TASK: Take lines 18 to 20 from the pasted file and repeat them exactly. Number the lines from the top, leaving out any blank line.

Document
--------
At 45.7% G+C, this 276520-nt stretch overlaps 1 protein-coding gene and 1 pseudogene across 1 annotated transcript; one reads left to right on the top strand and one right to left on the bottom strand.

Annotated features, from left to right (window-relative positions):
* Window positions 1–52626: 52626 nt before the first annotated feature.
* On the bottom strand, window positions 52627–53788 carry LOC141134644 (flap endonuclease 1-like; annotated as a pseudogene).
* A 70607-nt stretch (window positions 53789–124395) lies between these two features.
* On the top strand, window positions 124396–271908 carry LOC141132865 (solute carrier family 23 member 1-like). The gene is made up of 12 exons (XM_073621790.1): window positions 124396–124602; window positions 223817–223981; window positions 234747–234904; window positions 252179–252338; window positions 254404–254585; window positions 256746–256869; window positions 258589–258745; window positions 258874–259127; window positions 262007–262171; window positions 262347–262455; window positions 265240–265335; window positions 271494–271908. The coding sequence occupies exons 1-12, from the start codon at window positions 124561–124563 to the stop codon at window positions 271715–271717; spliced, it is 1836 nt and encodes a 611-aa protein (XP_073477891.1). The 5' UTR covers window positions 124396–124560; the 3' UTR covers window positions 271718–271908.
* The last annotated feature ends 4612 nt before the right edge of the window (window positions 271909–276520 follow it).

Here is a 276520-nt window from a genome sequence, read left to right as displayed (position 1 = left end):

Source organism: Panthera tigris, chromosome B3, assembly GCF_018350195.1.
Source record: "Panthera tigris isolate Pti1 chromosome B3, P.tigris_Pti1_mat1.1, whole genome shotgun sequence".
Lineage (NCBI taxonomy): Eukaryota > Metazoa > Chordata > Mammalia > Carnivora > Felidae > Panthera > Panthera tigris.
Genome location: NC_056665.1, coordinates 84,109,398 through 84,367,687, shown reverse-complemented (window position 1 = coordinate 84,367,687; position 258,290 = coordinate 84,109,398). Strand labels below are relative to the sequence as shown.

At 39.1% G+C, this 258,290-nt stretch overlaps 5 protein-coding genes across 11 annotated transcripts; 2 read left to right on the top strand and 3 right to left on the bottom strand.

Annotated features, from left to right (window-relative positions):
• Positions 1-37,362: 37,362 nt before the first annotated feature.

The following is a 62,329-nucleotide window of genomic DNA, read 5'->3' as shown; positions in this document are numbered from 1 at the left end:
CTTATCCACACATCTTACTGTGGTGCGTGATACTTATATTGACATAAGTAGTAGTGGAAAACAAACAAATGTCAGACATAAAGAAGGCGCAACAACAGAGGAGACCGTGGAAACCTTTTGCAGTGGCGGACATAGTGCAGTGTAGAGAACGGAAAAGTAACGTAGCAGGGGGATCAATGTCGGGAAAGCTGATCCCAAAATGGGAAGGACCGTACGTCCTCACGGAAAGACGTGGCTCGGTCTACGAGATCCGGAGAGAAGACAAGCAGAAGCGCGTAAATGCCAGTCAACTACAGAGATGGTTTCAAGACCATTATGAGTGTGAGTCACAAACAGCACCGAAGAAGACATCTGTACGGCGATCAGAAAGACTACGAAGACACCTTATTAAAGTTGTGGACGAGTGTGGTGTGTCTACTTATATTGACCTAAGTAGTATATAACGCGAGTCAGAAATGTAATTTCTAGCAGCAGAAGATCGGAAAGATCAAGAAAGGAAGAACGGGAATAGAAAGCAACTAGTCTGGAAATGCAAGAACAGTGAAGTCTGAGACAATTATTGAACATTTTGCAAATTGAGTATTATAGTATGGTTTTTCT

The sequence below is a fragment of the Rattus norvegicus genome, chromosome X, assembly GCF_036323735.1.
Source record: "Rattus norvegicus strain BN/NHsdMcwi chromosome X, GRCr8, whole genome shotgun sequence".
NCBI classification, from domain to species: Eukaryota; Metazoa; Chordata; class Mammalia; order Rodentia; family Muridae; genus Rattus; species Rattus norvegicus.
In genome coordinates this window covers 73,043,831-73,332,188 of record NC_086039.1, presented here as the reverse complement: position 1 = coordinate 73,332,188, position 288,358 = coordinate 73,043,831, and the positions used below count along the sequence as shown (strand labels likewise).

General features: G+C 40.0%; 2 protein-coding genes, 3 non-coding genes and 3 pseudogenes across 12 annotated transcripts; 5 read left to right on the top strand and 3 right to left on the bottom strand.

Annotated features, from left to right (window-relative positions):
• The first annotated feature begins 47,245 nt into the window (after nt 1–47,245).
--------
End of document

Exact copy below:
The sequence below is a fragment of the Rattus norvegicus genome, chromosome X, assembly GCF_036323735.1.
Source record: "Rattus norvegicus strain BN/NHsdMcwi chromosome X, GRCr8, whole genome shotgun sequence".
NCBI classification, from domain to species: Eukaryota; Metazoa; Chordata; class Mammalia; order Rodentia; family Muridae; genus Rattus; species Rattus norvegicus.